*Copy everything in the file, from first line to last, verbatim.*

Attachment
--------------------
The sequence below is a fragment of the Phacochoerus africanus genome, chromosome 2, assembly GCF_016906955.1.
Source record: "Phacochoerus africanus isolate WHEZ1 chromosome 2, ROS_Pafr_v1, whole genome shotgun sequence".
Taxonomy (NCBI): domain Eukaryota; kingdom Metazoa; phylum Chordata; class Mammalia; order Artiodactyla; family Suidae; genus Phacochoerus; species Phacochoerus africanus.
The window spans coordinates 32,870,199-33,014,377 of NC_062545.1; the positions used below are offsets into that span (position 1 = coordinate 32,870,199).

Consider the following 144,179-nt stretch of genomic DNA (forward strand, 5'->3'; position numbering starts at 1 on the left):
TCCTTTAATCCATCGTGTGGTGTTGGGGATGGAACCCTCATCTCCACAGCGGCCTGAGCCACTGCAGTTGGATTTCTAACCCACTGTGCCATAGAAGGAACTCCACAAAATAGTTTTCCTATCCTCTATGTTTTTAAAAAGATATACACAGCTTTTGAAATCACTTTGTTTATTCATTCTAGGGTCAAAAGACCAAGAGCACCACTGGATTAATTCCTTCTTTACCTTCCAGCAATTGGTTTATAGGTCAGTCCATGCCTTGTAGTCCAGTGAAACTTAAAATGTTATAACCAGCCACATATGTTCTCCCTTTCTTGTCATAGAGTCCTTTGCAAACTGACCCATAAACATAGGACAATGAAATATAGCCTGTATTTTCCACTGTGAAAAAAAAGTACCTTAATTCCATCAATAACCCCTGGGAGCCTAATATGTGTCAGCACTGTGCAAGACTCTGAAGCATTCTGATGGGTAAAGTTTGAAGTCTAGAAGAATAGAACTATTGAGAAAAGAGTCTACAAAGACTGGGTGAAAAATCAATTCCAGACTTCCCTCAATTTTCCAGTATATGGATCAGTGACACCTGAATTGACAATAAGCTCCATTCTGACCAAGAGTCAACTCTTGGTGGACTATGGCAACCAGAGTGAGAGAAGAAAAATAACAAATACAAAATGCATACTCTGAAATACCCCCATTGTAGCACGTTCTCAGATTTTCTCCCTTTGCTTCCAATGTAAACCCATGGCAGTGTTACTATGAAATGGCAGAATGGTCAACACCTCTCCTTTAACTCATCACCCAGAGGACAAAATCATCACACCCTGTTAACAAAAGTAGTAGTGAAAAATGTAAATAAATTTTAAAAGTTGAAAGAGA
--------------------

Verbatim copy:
The sequence below is a fragment of the Phacochoerus africanus genome, chromosome 2, assembly GCF_016906955.1.
Source record: "Phacochoerus africanus isolate WHEZ1 chromosome 2, ROS_Pafr_v1, whole genome shotgun sequence".
Taxonomy (NCBI): domain Eukaryota; kingdom Metazoa; phylum Chordata; class Mammalia; order Artiodactyla; family Suidae; genus Phacochoerus; species Phacochoerus africanus.
The window spans coordinates 32,870,199-33,014,377 of NC_062545.1; the positions used below are offsets into that span (position 1 = coordinate 32,870,199).

Consider the following 144,179-nt stretch of genomic DNA (forward strand, 5'->3'; position numbering starts at 1 on the left):
TCCTTTAATCCATCGTGTGGTGTTGGGGATGGAACCCTCATCTCCACAGCGGCCTGAGCCACTGCAGTTGGATTTCTAACCCACTGTGCCATAGAAGGAACTCCACAAAATAGTTTTCCTATCCTCTATGTTTTTAAAAAGATATACACAGCTTTTGAAATCACTTTGTTTATTCATTCTAGGGTCAAAAGACCAAGAGCACCACTGGATTAATTCCTTCTTTACCTTCCAGCAATTGGTTTATAGGTCAGTCCATGCCTTGTAGTCCAGTGAAACTTAAAATGTTATAACCAGCCACATATGTTCTCCCTTTCTTGTCATAGAGTCCTTTGCAAACTGACCCATAAACATAGGACAATGAAATATAGCCTGTATTTTCCACTGTGAAAAAAAAGTACCTTAATTCCATCAATAACCCCTGGGAGCCTAATATGTGTCAGCACTGTGCAAGACTCTGAAGCATTCTGATGGGTAAAGTTTGAAGTCTAGAAGAATAGAACTATTGAGAAAAGAGTCTACAAAGACTGGGTGAAAAATCAATTCCAGACTTCCCTCAATTTTCCAGTATATGGATCAGTGACACCTGAATTGACAATAAGCTCCATTCTGACCAAGAGTCAACTCTTGGTGGACTATGGCAACCAGAGTGAGAGAAGAAAAATAACAAATACAAAATGCATACTCTGAAATACCCCCATTGTAGCACGTTCTCAGATTTTCTCCCTTTGCTTCCAATGTAAACCCATGGCAGTGTTACTATGAAATGGCAGAATGGTCAACACCTCTCCTTTAACTCATCACCCAGAGGACAAAATCATCACACCCTGTTAACAAAAGTAGTAGTGAAAAATGTAAATAAATTTTAAAAGTTGAAAGAGA